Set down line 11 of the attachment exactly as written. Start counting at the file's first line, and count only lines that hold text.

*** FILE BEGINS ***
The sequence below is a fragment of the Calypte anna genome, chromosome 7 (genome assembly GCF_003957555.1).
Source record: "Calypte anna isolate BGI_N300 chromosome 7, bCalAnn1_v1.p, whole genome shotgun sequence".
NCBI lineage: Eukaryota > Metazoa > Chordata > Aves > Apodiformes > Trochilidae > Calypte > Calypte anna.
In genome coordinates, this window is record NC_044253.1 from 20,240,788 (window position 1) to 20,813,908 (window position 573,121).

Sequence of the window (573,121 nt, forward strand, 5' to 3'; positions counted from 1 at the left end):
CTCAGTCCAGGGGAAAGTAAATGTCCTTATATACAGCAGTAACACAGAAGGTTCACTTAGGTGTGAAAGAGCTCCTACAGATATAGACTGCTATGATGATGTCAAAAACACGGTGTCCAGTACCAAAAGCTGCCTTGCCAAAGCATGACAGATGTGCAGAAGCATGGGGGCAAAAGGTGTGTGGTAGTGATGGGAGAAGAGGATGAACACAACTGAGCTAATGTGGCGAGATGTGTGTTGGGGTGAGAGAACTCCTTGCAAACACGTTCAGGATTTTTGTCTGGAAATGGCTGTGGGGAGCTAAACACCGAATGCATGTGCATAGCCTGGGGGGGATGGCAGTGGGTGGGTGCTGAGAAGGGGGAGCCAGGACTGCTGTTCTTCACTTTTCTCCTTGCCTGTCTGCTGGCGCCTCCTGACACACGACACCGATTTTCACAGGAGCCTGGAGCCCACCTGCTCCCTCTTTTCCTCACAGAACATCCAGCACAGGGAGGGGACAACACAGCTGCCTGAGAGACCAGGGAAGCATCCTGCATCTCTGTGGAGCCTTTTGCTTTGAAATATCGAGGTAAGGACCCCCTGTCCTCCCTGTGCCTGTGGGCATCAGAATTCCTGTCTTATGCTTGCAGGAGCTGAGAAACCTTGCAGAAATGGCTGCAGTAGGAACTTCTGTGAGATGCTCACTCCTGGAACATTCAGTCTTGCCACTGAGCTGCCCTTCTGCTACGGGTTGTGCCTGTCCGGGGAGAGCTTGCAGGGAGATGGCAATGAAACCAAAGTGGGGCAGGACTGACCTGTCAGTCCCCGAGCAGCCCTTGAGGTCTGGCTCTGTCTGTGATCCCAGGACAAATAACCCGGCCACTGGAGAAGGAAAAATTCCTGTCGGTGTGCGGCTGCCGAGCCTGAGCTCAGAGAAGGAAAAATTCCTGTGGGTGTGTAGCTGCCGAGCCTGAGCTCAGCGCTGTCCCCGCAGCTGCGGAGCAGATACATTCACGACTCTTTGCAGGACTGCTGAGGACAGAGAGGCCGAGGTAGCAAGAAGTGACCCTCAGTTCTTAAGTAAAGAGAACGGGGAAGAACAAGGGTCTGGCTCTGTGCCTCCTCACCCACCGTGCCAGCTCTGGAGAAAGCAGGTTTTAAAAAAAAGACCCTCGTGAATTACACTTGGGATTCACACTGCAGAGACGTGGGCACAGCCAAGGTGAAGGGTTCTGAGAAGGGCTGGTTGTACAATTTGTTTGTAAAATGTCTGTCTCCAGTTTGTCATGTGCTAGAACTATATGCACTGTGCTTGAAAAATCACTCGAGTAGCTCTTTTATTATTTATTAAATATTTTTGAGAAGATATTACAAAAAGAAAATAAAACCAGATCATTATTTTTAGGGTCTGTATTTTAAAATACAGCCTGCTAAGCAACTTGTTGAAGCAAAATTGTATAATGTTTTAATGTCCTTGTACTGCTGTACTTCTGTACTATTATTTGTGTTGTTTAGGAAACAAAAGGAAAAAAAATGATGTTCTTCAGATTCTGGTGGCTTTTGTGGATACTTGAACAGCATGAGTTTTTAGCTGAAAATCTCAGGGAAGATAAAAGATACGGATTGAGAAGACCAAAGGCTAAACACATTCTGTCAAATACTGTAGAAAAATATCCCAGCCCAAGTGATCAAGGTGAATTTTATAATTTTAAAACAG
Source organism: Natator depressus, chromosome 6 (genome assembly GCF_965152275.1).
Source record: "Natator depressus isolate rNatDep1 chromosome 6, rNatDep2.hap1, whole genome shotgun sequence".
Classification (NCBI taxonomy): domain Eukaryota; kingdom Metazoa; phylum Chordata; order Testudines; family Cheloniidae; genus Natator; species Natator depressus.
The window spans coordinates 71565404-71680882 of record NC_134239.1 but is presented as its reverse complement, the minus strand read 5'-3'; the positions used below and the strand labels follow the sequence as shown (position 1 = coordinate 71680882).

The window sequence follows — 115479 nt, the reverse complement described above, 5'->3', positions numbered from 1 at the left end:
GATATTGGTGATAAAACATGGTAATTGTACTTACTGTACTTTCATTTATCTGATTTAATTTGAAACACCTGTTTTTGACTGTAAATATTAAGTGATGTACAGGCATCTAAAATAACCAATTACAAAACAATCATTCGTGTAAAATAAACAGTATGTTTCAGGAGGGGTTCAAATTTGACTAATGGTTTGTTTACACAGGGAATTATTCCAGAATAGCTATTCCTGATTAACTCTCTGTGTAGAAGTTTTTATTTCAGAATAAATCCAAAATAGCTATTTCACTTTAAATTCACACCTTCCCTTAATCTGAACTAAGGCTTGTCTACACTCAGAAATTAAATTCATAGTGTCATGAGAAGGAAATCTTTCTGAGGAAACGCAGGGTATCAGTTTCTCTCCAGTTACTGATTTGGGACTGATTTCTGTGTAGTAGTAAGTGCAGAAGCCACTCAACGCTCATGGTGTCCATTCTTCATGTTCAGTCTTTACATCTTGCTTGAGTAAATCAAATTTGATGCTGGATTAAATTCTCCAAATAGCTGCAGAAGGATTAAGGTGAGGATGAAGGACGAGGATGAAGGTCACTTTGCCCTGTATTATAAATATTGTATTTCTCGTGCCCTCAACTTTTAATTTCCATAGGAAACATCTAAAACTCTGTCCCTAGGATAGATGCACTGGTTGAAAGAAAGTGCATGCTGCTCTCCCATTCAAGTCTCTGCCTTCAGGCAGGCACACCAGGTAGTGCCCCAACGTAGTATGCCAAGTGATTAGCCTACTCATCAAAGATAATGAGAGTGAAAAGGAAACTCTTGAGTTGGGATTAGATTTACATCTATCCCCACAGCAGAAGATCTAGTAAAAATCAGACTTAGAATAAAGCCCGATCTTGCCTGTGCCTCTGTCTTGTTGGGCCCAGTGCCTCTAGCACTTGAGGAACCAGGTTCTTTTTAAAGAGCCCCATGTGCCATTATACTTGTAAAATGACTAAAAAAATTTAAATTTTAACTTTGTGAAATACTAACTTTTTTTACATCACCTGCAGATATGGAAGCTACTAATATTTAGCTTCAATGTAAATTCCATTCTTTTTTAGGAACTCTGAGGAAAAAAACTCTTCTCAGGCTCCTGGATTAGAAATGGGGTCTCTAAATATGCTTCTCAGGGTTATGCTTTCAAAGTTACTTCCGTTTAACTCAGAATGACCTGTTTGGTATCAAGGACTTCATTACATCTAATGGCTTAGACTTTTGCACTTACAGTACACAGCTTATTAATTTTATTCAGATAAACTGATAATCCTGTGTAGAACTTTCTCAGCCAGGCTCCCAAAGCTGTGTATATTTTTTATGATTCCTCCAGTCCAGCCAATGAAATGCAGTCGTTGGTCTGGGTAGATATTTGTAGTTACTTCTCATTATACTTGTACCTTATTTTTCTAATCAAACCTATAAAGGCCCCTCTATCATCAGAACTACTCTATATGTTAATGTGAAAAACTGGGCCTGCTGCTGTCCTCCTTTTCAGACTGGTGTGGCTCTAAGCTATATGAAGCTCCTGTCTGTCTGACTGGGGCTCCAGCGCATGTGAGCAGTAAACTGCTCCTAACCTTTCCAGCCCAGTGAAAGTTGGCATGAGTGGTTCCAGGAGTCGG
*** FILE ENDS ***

The window sequence follows — 115479 nt, the reverse complement described above, 5'->3', positions numbered from 1 at the left end: